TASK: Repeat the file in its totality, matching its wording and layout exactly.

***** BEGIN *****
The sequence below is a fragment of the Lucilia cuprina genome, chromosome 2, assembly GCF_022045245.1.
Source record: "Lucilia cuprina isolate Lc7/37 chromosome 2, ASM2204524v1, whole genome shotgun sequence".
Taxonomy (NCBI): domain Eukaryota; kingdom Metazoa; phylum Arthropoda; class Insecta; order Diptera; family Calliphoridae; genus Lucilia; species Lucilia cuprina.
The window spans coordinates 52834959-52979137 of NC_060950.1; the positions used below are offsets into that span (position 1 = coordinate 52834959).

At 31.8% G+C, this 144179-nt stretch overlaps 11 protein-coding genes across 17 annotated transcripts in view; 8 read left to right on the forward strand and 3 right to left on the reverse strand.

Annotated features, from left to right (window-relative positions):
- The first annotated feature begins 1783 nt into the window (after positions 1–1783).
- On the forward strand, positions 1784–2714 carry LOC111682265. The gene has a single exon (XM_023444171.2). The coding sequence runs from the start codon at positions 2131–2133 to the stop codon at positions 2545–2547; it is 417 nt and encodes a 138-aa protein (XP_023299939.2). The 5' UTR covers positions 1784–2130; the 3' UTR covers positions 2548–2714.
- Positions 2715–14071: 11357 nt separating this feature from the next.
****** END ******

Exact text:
The sequence below is a fragment of the Lucilia cuprina genome, chromosome 2, assembly GCF_022045245.1.
Source record: "Lucilia cuprina isolate Lc7/37 chromosome 2, ASM2204524v1, whole genome shotgun sequence".
Taxonomy (NCBI): domain Eukaryota; kingdom Metazoa; phylum Arthropoda; class Insecta; order Diptera; family Calliphoridae; genus Lucilia; species Lucilia cuprina.
The window spans coordinates 52834959-52979137 of NC_060950.1; the positions used below are offsets into that span (position 1 = coordinate 52834959).

At 31.8% G+C, this 144179-nt stretch overlaps 11 protein-coding genes across 17 annotated transcripts in view; 8 read left to right on the forward strand and 3 right to left on the reverse strand.

Annotated features, from left to right (window-relative positions):
- The first annotated feature begins 1783 nt into the window (after positions 1–1783).
- On the forward strand, positions 1784–2714 carry LOC111682265. The gene has a single exon (XM_023444171.2). The coding sequence runs from the start codon at positions 2131–2133 to the stop codon at positions 2545–2547; it is 417 nt and encodes a 138-aa protein (XP_023299939.2). The 5' UTR covers positions 1784–2130; the 3' UTR covers positions 2548–2714.
- Positions 2715–14071: 11357 nt separating this feature from the next.